Yet the real identity of Jessica Blair has never been kept a secret. Quite the opposite. "My publishers were going to keep quiet at first," Spence remembers, "but changed their mind almost at once. In the publicity for The Red Shawl they made great play of the author being a man writing as a woman." Mills & Boon has done the same with Roger Sanderson, who writes as Gill Sanderson but is tantalisingly billed as the only man on the publisher's list of authors.

Next month, Spence publishes his 16th Blair novel, Sealed Secrets, set, like the previous 15, on the Yorkshire coast around Whitby. Isn't he tempted to use his real name now and be done with the whole charade? "I'm not sure it would work from a marketing point of view," he replies. It is an astute answer for, in romantic fiction arguably more than other genre, marketing is all. Mills & Boon, for instance, not only has a set of guidelines for what aspiring writers should and shouldn't include in the unsolicited manuscripts still submitted in their thousands; it also has a rigid template for how published works are to be presented. It is a formula that places the publishing brand and the recognisable signs of the genre above the promotion of individual authors.

"There is definitely a homogeneous house style," concedes Grey, "and the name of the author is kept small. What they want to ensure, unlike in other genres, is a steady supply of new books for an audience that will buy as many as are available, and won't become over-attached to any single writer."

Even individual writers have more than one identity. As Annie Groves (her mother's maiden name), Penny Jordan has a series of Second World War sagas about the Campion family; as Caroline Courtney, she wrote Regency romances; as Melinda Wright, "air-hostess novels" (this before the advent of budget airlines dispelled the traditional notion that pushing a trolley up a plane's aisle was glamorous); and as Lydia Hitchcock, romantic thrillers. So, given that identity is something to be assumed and cast off at will, would she ever think of writing as a man? Jordan laughs. "If my readers saw a man's name on the spine, it would put them off. And me too. I'd wonder if he could write romantic fiction, if he could really convince a readership that is almost entirely female."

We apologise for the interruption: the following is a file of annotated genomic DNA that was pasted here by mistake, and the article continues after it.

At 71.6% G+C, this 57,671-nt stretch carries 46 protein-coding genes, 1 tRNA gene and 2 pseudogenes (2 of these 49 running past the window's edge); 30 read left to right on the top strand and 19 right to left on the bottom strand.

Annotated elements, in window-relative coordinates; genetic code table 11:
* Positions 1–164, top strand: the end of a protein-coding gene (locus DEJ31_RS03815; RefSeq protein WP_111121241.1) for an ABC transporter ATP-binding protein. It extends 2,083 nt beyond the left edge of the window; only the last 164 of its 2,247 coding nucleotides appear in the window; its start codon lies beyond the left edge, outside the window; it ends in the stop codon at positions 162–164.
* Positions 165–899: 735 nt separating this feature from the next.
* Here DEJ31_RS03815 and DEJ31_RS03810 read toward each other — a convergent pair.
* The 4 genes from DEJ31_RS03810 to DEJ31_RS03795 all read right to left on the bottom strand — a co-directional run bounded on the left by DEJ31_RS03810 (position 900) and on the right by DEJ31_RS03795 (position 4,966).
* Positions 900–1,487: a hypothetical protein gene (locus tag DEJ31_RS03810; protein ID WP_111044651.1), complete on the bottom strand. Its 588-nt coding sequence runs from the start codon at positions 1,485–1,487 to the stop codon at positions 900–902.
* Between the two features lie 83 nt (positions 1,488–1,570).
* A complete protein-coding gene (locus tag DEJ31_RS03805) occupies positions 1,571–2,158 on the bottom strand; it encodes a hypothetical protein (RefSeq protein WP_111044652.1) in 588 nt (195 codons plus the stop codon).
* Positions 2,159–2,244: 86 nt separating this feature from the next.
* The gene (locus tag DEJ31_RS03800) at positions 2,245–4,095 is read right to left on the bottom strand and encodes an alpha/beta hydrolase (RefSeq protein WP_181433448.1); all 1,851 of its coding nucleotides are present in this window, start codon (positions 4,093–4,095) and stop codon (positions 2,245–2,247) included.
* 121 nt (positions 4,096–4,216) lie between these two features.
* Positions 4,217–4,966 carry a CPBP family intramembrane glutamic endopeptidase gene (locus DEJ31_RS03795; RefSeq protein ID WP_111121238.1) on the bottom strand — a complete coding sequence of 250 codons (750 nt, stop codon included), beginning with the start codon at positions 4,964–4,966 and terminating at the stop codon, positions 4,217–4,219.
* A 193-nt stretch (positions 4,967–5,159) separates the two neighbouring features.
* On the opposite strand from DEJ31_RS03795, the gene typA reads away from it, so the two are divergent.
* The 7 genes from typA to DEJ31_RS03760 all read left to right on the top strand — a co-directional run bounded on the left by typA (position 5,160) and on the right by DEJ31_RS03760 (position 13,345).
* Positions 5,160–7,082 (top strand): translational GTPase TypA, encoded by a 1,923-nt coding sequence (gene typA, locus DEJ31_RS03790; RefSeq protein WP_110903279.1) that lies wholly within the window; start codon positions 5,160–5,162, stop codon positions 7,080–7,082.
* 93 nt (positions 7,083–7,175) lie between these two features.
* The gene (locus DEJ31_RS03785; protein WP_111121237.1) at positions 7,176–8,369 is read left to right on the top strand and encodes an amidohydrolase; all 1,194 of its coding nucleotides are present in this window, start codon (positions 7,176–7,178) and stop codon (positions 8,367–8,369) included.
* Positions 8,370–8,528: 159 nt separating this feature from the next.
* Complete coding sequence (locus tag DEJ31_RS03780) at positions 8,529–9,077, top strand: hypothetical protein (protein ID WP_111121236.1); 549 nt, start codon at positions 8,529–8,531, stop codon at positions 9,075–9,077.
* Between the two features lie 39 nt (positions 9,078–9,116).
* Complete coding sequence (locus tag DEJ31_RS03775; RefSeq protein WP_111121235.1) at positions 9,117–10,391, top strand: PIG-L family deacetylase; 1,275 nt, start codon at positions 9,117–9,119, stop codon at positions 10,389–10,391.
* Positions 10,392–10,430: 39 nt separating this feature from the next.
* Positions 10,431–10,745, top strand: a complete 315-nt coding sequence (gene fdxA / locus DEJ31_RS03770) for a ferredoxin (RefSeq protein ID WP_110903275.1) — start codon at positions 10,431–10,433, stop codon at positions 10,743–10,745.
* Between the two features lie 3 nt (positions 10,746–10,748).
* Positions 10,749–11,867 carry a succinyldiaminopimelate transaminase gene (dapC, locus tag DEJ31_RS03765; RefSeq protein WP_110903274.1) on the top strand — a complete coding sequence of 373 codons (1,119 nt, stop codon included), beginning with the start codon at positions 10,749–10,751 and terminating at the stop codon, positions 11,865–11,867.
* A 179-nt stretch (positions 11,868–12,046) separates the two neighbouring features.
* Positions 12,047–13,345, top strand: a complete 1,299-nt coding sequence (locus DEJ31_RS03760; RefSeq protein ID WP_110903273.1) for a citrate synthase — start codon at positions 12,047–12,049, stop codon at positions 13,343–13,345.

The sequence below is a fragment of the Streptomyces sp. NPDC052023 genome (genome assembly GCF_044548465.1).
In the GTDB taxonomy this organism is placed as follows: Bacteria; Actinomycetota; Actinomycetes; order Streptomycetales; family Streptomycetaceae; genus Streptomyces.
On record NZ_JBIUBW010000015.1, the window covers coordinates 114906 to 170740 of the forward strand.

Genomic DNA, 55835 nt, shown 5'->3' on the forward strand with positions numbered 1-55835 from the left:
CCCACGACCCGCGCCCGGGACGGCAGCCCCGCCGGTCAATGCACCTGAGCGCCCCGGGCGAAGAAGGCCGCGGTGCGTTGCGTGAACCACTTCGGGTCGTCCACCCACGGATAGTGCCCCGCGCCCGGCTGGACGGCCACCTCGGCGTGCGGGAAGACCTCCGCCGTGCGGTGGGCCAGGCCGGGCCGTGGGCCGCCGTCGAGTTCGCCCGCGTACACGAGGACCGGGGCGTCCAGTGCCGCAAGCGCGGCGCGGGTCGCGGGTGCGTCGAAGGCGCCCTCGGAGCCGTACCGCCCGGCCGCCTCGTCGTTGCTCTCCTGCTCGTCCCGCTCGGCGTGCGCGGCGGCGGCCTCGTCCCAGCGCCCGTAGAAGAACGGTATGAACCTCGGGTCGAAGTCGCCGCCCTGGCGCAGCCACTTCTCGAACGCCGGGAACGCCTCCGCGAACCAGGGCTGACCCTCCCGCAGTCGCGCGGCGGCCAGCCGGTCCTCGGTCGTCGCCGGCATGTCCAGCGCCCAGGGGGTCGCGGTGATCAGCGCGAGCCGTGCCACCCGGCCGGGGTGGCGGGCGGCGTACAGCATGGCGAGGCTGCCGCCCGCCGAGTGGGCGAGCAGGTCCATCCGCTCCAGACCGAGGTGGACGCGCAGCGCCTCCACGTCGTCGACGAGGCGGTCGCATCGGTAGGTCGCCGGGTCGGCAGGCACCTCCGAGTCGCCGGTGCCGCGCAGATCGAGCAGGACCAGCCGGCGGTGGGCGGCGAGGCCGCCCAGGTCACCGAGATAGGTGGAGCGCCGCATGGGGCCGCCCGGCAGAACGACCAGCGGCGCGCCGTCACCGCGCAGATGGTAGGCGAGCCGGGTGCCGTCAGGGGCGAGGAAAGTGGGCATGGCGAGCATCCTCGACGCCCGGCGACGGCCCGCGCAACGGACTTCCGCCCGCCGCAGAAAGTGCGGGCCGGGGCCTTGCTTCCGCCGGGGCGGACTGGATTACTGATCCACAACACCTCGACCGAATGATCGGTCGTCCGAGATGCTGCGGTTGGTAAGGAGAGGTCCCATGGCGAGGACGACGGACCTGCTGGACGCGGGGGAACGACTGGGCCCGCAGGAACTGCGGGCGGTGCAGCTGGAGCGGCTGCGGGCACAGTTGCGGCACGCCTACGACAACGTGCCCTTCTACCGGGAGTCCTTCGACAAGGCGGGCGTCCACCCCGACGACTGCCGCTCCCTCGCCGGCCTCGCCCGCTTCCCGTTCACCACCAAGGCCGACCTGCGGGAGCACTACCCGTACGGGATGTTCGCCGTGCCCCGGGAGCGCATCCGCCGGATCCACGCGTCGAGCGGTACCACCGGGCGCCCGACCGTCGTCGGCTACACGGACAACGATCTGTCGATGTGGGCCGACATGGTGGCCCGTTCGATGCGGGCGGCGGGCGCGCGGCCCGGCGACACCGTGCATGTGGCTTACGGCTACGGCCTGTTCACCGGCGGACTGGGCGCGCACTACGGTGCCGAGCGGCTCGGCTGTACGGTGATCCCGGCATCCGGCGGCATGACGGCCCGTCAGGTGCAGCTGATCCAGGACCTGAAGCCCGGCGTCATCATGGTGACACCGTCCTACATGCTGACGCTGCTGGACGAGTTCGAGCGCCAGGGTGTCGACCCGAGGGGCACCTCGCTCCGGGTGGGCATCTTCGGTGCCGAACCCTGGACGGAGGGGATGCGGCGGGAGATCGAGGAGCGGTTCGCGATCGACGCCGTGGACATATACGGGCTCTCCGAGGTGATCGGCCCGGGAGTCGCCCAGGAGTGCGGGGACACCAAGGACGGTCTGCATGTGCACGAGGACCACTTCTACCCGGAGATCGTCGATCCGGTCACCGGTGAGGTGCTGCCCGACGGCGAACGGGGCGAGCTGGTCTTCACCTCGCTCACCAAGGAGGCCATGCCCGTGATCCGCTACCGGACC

Even the otherwise very modern Grey shares the same doubts. "Increasingly, our readers are not little old ladies who borrow our books from libraries. They are young, professional women, who are aspirational, well-qualified and intelligent. But romantic fiction remains a woman thing. It is best written by women in a code that women understand, about feelings that women have."

So, no men admitted? "Well," she concedes, "a lot of men do write romantic fiction, but they aren't marketed that way. If you take Atonement by Ian McEwan or Sebastian Faulks's novels – books about relationships that feature strong female characters – what else are they if not romantic fiction? But if you called Ian McEwan romantic fiction, he would no doubt feel put down or patronised."

What about Hugh Rae and Bill Spence? Do they still feel outsiders in Grey's "women's club"? "I dispute this idea that men are different from women," counters Spence. "I am romantic and I am sentimental and I am a man. It's all down to perception." Rae is more nuanced. "I always say that I write for women, not as a woman," he insists. But he is unconvinced that the dearth of male writers in the world of romantic fiction will change any time soon. "The four of us guys, to be honest, are all knocking on a bit," he points out, "and I've seen no sign of anyone else male coming up behind us, pseudonym or not."

The extract

Sealed Secrets, By Jessica Blair (Piatkus £19.99)

'... Don't deceive me any more, Robert Dane, Addison or whatever other name you so easily use ... I lived a life of hope that a future with you would be filled with happiness; I foresaw that one day you would share your secrets with me but you have admitted you never would. You made me deceive myself. That's not the sort of love I want! ... Go to her, Robert, go to the girl you really love!'